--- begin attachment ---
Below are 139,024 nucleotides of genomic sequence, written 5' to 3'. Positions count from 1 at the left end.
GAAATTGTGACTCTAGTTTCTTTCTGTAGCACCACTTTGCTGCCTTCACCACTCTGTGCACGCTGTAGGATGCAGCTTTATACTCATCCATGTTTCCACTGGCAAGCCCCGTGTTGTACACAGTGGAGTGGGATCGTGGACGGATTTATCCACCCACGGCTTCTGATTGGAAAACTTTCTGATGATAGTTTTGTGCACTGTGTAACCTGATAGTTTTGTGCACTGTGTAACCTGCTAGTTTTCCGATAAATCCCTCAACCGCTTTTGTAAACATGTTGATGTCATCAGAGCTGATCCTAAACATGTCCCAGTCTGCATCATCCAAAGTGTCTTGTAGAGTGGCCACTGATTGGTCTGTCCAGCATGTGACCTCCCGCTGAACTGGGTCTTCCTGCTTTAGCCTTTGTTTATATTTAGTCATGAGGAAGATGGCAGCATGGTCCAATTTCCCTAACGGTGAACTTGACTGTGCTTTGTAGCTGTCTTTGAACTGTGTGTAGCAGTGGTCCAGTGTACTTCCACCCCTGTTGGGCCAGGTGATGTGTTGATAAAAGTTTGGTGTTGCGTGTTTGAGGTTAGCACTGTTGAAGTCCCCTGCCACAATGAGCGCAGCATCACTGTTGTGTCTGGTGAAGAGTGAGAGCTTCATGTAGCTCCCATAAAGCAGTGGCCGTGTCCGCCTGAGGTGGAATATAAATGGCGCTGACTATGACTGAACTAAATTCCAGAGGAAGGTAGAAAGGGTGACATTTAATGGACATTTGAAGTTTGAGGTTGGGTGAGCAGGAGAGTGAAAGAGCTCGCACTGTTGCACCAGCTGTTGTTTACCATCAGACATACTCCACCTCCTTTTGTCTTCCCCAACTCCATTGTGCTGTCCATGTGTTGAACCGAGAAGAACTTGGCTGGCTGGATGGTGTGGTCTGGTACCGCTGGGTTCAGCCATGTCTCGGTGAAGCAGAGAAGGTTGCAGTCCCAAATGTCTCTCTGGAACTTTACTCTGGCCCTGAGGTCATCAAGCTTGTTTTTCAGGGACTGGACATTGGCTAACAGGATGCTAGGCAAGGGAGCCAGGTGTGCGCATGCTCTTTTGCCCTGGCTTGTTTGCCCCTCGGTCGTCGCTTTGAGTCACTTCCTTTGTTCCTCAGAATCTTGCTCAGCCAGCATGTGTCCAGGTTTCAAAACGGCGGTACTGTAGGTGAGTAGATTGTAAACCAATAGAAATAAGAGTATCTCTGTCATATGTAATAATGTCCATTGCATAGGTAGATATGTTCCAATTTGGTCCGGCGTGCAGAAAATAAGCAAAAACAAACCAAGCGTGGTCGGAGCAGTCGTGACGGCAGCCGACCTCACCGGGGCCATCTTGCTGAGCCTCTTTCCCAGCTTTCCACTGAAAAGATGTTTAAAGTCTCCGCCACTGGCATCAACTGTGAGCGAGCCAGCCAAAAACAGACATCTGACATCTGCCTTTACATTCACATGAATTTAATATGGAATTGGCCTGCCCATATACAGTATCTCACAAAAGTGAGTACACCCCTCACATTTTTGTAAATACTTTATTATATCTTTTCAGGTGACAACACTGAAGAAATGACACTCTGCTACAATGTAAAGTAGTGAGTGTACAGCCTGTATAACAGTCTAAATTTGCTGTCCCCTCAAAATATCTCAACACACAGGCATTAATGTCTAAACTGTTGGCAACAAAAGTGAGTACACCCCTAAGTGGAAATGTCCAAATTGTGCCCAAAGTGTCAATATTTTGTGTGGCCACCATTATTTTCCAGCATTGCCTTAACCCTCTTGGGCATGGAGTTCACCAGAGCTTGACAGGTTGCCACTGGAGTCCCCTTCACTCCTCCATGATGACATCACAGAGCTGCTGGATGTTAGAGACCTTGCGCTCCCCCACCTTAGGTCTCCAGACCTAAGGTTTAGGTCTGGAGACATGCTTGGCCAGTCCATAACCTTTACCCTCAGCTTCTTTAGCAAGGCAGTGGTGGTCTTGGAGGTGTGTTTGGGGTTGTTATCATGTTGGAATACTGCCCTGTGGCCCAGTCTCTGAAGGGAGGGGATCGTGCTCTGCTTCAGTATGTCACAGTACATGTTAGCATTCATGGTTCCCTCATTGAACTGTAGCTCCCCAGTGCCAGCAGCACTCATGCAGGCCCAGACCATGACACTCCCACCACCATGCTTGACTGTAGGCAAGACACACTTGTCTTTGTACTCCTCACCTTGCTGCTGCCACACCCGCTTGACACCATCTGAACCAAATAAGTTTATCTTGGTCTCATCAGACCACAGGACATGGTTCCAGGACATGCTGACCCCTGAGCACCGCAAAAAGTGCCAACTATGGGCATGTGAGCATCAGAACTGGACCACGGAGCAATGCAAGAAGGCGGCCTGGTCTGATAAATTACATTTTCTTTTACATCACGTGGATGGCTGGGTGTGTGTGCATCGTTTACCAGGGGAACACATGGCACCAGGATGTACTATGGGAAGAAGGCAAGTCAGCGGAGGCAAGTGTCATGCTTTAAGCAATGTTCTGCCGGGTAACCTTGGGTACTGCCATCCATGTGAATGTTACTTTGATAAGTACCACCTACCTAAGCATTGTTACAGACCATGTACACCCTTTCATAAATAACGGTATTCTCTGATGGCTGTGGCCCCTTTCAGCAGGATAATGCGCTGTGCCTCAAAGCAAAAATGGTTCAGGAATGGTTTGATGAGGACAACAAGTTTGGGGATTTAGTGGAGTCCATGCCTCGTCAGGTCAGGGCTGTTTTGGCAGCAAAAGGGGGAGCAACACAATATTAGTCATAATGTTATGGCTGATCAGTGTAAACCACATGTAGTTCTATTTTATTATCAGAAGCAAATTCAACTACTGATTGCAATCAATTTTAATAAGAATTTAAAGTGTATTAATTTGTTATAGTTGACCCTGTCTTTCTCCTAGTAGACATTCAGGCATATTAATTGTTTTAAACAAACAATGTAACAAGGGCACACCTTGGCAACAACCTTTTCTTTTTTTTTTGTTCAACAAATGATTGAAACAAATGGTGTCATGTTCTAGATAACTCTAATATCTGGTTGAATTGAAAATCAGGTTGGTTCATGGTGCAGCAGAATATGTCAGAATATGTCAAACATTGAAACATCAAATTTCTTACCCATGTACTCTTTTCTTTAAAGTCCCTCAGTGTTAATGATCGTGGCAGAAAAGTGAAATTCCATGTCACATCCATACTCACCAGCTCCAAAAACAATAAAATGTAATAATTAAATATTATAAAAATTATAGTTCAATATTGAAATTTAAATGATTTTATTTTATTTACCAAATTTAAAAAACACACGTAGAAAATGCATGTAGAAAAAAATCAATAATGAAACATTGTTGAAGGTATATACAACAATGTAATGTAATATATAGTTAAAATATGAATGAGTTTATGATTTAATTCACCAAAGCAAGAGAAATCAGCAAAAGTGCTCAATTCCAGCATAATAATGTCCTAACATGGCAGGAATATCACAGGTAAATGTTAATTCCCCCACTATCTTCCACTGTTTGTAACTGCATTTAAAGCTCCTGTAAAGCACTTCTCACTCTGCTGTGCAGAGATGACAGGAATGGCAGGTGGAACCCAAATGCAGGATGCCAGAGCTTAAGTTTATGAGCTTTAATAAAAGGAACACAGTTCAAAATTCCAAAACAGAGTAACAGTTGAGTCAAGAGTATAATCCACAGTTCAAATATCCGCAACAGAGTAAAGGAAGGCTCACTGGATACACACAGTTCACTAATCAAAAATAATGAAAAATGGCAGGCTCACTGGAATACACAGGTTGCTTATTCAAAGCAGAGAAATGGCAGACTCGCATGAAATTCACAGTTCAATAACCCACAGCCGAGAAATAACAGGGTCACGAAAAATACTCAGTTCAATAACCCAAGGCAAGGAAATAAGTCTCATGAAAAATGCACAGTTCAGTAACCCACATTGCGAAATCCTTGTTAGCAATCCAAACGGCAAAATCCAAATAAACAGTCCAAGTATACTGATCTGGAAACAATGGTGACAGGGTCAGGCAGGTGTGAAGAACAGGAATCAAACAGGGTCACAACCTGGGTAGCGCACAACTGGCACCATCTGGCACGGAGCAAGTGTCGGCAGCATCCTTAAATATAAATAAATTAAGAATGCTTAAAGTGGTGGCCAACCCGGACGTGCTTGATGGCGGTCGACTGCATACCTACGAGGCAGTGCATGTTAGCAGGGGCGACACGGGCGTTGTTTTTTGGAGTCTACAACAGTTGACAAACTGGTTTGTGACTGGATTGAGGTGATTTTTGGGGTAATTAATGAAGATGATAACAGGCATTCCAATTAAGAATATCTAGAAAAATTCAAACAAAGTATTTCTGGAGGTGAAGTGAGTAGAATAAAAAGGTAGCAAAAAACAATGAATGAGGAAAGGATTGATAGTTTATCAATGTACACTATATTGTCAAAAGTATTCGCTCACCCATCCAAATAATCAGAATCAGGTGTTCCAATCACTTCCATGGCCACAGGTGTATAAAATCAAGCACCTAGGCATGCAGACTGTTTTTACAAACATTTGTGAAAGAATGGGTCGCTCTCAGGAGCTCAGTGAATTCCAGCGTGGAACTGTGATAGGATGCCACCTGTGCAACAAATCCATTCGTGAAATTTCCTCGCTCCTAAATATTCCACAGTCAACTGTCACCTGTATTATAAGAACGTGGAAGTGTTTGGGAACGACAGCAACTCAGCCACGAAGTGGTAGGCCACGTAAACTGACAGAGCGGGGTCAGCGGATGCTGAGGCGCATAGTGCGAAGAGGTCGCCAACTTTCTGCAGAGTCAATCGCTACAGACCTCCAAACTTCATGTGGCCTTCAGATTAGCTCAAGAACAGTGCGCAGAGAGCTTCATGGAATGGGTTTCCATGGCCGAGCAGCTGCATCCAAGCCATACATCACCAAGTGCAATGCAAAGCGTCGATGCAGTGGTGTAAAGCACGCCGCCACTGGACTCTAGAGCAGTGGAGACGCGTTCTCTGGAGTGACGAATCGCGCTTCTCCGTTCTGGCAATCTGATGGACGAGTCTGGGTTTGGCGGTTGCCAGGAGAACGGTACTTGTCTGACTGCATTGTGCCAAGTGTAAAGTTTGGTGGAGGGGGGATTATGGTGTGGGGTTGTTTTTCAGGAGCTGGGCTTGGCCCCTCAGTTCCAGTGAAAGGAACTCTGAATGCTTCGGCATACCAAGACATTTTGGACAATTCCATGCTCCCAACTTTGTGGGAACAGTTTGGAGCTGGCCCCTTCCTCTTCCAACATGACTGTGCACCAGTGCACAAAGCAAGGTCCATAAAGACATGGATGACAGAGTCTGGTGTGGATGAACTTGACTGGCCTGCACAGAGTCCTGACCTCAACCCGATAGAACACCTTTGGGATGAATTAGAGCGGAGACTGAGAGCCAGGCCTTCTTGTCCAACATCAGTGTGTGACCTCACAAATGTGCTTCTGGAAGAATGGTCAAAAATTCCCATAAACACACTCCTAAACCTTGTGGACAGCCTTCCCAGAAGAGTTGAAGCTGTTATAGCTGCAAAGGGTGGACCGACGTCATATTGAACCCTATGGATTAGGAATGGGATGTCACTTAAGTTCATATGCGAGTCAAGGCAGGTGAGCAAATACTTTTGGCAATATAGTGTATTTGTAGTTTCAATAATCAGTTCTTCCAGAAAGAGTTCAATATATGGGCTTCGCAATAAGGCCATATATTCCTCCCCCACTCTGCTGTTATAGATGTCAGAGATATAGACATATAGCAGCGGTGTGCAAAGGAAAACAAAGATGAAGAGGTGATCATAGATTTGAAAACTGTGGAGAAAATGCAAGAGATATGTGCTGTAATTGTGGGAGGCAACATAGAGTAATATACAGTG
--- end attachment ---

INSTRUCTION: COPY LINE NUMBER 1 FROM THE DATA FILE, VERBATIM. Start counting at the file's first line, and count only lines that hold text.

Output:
Below are 139,024 nucleotides of genomic sequence, written 5' to 3'. Positions count from 1 at the left end.